The seasons here in Argyll are marked by many things. The rains gets warmer or colder, and even eventually goes white and falls as snow. The leaves appear as buds, and grow (obliterating the sea views) and whistle with the wind. Then they go brown and fall (this year twice, with storms!) and have to be blown from the drive. The holidaymakers arrive in larger and lesser numbers. Caledonain MacBrayne change their timetables - the last ferry from Bute is suddenly an hour sooner.
But one seasonal barometer that I am rather drawn to is the sailing boats. They are in the water for the good weather, the spring and summer, but they come out every year for the autumn and winter. I believe yacht insurance requires this - but the sense of making a boat safe ashore before the autumn gales arrive and start tearing out moorings is a very practical aspect of seasonal life. I'm not a yachtsman at all - I am no expert on such things. My canal boat stays in the water for several years at a time. But she's made of thick steel, pitch coated, on inland water away from storms.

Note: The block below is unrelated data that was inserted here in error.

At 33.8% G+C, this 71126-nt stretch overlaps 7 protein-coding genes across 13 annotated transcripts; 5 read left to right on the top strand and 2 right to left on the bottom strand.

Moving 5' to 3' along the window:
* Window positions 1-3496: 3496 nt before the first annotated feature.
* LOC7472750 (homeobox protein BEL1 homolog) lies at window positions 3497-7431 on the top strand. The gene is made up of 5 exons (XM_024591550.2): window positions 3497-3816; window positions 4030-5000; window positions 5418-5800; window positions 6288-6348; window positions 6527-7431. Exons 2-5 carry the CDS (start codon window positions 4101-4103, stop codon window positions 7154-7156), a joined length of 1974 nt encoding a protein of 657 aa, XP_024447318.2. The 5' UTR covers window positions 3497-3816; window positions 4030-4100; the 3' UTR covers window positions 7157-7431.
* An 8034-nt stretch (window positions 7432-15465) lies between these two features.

As the moorings in Port Bannatyne empty, you know that winter is finally on its way. Warmer clothes are needed, the heating needs a service, salt needs to be stockpiled. But the boats are just dry, not gone. Their owners will do all the jobs that the winter holds - fixing, painting, varnishing, preparing. Because come the spring the sea will beckon again.
There are many seasonal heartbeats - but the boats coming out is one of the best!
The tide turns again on Jim Crow…
4 days ago